I.T. should own some of the core systems that span across organizations (e.g. CRM, ERP, Email, etc.), and Sales should own platforms that support their core processes (e.g. CPQ, pipeline forecasting, territory management, etc.).
What is a common mistake you’ve seen with Marketing and Sales infrastructure?
I think a lot of companies fail to extract value from their platforms, as they expect quick ROI with simple “out of the box” implementations while avoiding deep business transformation approaches. Another issue is timeline, we tend to assess a new tech against a business case at the time of purchase but rarely go back to re-evaluate, and check whether the need is still present and/or the sponsor is still active. Running QBRs on the tech stack to regularly measure business impact per the promises highlighted in the business case should be common practice.
Finally, not every organization has the ability and/or foresight to plan infrastructure projects across Marketing and Sales end to end. We tend to be on different stages of our respective maturity curves and/or focus on different problems at hand. Therefore missing the opportunity to tackle cross-functional challenges to maximize business outcomes (e.g. data health, business intelligence, etc.).
What is MOPs role in planning and building infrastructure?
Planning and building the MarTech infrastructure is a key core service run by MOPs and should be fully aligned with the CMO’s vision. Here are some key reasons as to why MOPs should manage the tech stack:
- They have the full picture of the entire ecosystem and its interoperability. So they have a clear picture of where there are technology gaps and room for improvement.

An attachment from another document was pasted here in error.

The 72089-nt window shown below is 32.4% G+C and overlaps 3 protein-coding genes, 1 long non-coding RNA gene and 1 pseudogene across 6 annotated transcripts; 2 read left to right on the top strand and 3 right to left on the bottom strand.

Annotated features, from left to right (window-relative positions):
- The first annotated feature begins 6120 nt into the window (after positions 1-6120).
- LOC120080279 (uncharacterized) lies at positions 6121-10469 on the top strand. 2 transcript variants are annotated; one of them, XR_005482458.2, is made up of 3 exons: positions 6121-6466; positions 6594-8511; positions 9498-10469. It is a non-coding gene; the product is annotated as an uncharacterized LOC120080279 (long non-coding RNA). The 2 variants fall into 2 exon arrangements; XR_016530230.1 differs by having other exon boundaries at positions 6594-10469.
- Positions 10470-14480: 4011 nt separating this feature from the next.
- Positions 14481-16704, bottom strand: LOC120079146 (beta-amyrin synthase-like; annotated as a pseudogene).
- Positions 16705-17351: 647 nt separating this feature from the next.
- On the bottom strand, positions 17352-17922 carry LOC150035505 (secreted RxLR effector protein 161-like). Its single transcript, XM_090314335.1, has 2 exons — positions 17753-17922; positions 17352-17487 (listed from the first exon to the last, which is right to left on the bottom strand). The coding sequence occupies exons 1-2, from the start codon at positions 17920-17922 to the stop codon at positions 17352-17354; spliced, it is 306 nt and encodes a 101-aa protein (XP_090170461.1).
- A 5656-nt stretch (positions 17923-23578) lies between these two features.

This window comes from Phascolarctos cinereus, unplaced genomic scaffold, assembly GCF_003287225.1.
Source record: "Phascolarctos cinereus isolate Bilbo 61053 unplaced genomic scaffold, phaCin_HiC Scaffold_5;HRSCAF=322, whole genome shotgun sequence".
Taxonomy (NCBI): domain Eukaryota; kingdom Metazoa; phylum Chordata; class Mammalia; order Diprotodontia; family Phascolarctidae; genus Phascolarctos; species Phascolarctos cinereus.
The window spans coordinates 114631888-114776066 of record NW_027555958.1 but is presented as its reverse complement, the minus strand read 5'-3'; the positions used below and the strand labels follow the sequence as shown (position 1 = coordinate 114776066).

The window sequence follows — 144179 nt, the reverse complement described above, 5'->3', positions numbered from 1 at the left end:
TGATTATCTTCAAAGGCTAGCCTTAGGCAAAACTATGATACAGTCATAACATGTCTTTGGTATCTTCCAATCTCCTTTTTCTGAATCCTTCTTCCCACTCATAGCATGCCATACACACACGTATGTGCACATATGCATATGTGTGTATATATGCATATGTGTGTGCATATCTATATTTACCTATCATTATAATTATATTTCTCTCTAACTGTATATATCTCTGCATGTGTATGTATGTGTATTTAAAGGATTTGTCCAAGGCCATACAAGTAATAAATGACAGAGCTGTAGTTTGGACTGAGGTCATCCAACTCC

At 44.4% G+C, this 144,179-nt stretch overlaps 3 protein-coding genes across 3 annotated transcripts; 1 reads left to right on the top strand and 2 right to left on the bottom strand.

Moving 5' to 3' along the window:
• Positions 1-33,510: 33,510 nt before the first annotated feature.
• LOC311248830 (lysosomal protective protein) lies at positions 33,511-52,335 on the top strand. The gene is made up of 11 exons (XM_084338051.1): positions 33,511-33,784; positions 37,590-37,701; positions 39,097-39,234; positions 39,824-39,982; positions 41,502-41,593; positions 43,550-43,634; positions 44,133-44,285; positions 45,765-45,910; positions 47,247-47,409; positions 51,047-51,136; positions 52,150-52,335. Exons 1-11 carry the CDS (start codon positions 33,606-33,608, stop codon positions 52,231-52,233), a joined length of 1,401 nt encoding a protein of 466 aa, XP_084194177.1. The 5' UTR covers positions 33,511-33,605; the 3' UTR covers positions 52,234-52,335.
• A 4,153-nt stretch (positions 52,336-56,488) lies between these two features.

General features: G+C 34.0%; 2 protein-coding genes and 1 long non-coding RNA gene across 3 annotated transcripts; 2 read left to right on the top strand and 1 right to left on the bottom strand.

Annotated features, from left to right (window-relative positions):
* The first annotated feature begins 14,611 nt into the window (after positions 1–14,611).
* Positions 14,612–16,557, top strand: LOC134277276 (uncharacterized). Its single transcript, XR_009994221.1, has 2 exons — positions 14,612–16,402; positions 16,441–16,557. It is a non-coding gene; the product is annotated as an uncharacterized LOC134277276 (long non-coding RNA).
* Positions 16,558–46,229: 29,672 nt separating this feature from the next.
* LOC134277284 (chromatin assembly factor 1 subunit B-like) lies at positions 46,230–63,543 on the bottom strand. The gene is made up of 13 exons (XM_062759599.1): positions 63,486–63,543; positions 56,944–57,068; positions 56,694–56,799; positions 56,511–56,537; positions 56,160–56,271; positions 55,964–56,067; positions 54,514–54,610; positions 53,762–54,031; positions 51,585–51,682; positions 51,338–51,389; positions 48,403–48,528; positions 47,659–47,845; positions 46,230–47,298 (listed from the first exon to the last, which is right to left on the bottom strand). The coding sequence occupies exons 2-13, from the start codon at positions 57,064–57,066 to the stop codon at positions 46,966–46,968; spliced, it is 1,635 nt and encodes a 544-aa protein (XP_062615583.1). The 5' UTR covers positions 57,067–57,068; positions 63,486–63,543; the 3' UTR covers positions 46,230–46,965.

- They have a lot of experience in assessing new technology, building business cases, and identifying whether those promised benefits can be realized or not.
- They have the relationships with I.T., procurement, Security Ops, etc. to efficiently onboard new vendors/technologies.
- They know where that new piece of technology should fit and how to build the proper integrations with the existing tech stack.
- They know which key areas of Marketing need a boost in technology, whether there is a need for automation, velocity, standardization, visibility, accuracy, etc.
- They will monitor the platform performance over time and be responsible for optimizing it long term.
- They scout new technologies and will know when it is appropriate and mature enough to bring it to the existing tech stack, or divest in an underperforming platform.
Marketing operations (MOPs) needs to monitor the evolution of platforms and decide when to divest.
Any advice you’d like to leave us with?
The real challenge is not to collect technologies and end up with a system that is not cohesive. A lot of companies fall into the trap of buying too many technologies and underestimating the cost to maintain them. Considering the long term cost of ownership when purchasing new technology is often misunderstood, overlooked, and underestimated. Optimize what you have first and extract all the unrealized potential before compounding the issue with new tech.
Like what Renaud had to say? Check him out on LinkedIn here.